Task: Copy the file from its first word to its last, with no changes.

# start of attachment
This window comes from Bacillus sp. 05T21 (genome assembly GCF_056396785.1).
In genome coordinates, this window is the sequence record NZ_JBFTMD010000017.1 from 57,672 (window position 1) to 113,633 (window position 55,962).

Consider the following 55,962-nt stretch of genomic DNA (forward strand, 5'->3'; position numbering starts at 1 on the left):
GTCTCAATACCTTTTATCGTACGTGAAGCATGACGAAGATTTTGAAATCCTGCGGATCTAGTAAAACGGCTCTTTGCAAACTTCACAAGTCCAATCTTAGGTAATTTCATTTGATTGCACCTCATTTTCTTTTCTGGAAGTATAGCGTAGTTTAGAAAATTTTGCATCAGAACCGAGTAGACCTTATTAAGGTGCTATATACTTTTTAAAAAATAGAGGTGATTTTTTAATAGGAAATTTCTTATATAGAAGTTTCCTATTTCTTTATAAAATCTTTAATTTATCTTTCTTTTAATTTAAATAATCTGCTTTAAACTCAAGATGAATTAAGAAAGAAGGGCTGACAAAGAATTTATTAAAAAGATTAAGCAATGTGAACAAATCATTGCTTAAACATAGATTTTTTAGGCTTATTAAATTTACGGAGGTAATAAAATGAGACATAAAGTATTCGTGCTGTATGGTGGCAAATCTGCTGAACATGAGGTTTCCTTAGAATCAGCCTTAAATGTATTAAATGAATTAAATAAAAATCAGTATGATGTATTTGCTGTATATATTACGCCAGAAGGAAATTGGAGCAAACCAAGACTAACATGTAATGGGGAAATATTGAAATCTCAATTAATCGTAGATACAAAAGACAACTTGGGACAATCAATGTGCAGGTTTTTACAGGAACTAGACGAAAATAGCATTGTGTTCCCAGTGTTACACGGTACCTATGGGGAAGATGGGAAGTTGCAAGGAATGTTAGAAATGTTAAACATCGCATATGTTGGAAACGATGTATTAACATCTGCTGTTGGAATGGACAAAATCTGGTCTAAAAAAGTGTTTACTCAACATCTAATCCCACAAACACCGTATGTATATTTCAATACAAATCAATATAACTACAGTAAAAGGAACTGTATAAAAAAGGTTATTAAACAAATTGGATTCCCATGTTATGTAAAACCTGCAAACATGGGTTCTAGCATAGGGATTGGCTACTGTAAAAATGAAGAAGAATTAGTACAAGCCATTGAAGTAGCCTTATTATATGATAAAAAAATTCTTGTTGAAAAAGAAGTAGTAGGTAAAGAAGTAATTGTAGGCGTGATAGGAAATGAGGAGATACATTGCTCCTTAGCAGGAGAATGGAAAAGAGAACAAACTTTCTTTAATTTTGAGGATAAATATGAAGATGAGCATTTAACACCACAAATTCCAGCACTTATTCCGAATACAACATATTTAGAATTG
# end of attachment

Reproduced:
This window comes from Bacillus sp. 05T21 (genome assembly GCF_056396785.1).
In genome coordinates, this window is the sequence record NZ_JBFTMD010000017.1 from 57,672 (window position 1) to 113,633 (window position 55,962).

Consider the following 55,962-nt stretch of genomic DNA (forward strand, 5'->3'; position numbering starts at 1 on the left):
GTCTCAATACCTTTTATCGTACGTGAAGCATGACGAAGATTTTGAAATCCTGCGGATCTAGTAAAACGGCTCTTTGCAAACTTCACAAGTCCAATCTTAGGTAATTTCATTTGATTGCACCTCATTTTCTTTTCTGGAAGTATAGCGTAGTTTAGAAAATTTTGCATCAGAACCGAGTAGACCTTATTAAGGTGCTATATACTTTTTAAAAAATAGAGGTGATTTTTTAATAGGAAATTTCTTATATAGAAGTTTCCTATTTCTTTATAAAATCTTTAATTTATCTTTCTTTTAATTTAAATAATCTGCTTTAAACTCAAGATGAATTAAGAAAGAAGGGCTGACAAAGAATTTATTAAAAAGATTAAGCAATGTGAACAAATCATTGCTTAAACATAGATTTTTTAGGCTTATTAAATTTACGGAGGTAATAAAATGAGACATAAAGTATTCGTGCTGTATGGTGGCAAATCTGCTGAACATGAGGTTTCCTTAGAATCAGCCTTAAATGTATTAAATGAATTAAATAAAAATCAGTATGATGTATTTGCTGTATATATTACGCCAGAAGGAAATTGGAGCAAACCAAGACTAACATGTAATGGGGAAATATTGAAATCTCAATTAATCGTAGATACAAAAGACAACTTGGGACAATCAATGTGCAGGTTTTTACAGGAACTAGACGAAAATAGCATTGTGTTCCCAGTGTTACACGGTACCTATGGGGAAGATGGGAAGTTGCAAGGAATGTTAGAAATGTTAAACATCGCATATGTTGGAAACGATGTATTAACATCTGCTGTTGGAATGGACAAAATCTGGTCTAAAAAAGTGTTTACTCAACATCTAATCCCACAAACACCGTATGTATATTTCAATACAAATCAATATAACTACAGTAAAAGGAACTGTATAAAAAAGGTTATTAAACAAATTGGATTCCCATGTTATGTAAAACCTGCAAACATGGGTTCTAGCATAGGGATTGGCTACTGTAAAAATGAAGAAGAATTAGTACAAGCCATTGAAGTAGCCTTATTATATGATAAAAAAATTCTTGTTGAAAAAGAAGTAGTAGGTAAAGAAGTAATTGTAGGCGTGATAGGAAATGAGGAGATACATTGCTCCTTAGCAGGAGAATGGAAAAGAGAACAAACTTTCTTTAATTTTGAGGATAAATATGAAGATGAGCATTTAACACCACAAATTCCAGCACTTATTCCGAATACAACATATTTAGAATTG